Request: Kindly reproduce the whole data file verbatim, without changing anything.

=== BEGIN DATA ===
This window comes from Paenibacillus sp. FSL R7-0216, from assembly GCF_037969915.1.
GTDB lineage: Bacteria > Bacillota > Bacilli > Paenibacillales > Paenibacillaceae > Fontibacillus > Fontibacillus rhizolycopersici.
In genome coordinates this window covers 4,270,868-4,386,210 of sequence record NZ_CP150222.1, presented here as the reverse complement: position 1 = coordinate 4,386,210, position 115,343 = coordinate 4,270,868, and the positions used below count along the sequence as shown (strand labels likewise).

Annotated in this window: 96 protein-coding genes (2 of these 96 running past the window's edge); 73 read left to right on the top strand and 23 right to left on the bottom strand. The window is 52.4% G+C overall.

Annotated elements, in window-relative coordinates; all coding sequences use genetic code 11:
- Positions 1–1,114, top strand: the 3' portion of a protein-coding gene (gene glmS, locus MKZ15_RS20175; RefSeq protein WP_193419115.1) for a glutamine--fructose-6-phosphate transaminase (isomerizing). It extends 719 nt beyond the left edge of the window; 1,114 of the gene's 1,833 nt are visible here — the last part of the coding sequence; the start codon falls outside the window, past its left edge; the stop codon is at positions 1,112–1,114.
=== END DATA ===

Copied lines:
This window comes from Paenibacillus sp. FSL R7-0216, from assembly GCF_037969915.1.
GTDB lineage: Bacteria > Bacillota > Bacilli > Paenibacillales > Paenibacillaceae > Fontibacillus > Fontibacillus rhizolycopersici.
In genome coordinates this window covers 4,270,868-4,386,210 of sequence record NZ_CP150222.1, presented here as the reverse complement: position 1 = coordinate 4,386,210, position 115,343 = coordinate 4,270,868, and the positions used below count along the sequence as shown (strand labels likewise).

Annotated in this window: 96 protein-coding genes (2 of these 96 running past the window's edge); 73 read left to right on the top strand and 23 right to left on the bottom strand. The window is 52.4% G+C overall.

Annotated elements, in window-relative coordinates; all coding sequences use genetic code 11:
- Positions 1–1,114, top strand: the 3' portion of a protein-coding gene (gene glmS, locus MKZ15_RS20175; RefSeq protein WP_193419115.1) for a glutamine--fructose-6-phosphate transaminase (isomerizing). It extends 719 nt beyond the left edge of the window; 1,114 of the gene's 1,833 nt are visible here — the last part of the coding sequence; the start codon falls outside the window, past its left edge; the stop codon is at positions 1,112–1,114.